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The Communist Youth League (Kommunista Ifjúsagi Szovetseg-- KISZ) catered to young people. KISZ was the HSWP's official youth organization. It claimed to represent all the country's youth and sought to educate young people politically and to supervise political as well as some social activities for them. KISZ was the most important source of new members for the party. Its organizational framework paralleled that of the HSWP and included a congress, central committee, secretariat, and regional and local committees. Membership was open to youth from the ages of fourteen to twenty-six years, but most of the full-time leaders of the organization were well over the age limit. In the 1980s, KISZ had about 800,000 members. Membership was common, if rather pro forma, among university students (96 percent of whom were members) but was lower among young people already working (31 percent).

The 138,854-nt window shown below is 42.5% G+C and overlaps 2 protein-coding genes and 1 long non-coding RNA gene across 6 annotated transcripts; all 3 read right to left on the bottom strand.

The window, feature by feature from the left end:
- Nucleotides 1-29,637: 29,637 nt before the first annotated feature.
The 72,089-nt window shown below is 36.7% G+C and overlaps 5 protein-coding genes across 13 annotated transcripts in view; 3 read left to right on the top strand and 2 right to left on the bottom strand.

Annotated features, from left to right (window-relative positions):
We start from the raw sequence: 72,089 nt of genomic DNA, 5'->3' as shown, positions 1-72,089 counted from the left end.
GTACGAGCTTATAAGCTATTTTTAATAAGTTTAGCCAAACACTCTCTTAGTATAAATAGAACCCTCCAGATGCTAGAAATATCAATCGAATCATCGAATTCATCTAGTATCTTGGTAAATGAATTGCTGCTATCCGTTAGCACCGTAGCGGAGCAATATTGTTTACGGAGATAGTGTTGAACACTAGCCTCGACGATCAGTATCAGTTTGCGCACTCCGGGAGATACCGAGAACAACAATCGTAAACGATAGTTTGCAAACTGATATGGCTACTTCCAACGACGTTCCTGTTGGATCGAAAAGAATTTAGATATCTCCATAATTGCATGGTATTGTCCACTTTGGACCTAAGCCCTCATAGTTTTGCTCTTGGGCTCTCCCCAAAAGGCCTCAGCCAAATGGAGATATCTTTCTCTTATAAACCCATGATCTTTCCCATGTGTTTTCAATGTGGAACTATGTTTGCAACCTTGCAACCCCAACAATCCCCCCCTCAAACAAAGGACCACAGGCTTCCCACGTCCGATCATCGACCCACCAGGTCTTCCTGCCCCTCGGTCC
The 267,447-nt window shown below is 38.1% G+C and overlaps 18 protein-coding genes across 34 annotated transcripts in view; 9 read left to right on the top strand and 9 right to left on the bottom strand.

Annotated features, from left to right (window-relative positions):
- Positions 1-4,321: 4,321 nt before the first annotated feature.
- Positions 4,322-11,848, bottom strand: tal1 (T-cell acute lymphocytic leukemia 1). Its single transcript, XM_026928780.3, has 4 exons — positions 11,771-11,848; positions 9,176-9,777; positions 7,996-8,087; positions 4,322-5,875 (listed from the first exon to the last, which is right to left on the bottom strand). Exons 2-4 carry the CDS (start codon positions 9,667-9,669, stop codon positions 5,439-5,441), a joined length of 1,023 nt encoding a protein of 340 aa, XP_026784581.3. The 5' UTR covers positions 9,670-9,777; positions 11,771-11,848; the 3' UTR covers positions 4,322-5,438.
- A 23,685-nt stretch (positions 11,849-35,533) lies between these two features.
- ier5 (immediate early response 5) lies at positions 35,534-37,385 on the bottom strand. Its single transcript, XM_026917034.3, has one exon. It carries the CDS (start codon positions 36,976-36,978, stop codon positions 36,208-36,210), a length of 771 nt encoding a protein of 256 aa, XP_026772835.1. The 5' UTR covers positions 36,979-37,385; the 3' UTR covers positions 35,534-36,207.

In the late 1980s, KISZ undertook sweeping reforms of its own organizational structure. In April 1989 delegates to the organization's national congress voted to change the name of the organization to the Democratic Youth Federation. According to declarations adopted by the congress, the newly refashioned federation would be a voluntary league of independent youth organizations and would not accept direction from any single party, including the HSWP.
A separate organization within KISZ, the Association of Young Pioneers, was formed for youngsters in elementary school. Membership was open to children from six to fourteen years of age. The Young Pioneers served many of the same functions as the Boy Scouts and Girl Scouts in the West. The organization also attempted to explain to children the basic tenets of the MarxistLeninist worldview. Joining the Young Pioneers was a matter of course for most youngsters in elementary school. Most meetings took place in classrooms of primary schools. Bands of Young Pioneers could be seen on many ceremonial occasions, dressed in the organization's characteristic white shirts and red ties. The summer camps sponsored by the organization were a highlight of the year for many children.
Source: U.S. Library of Congress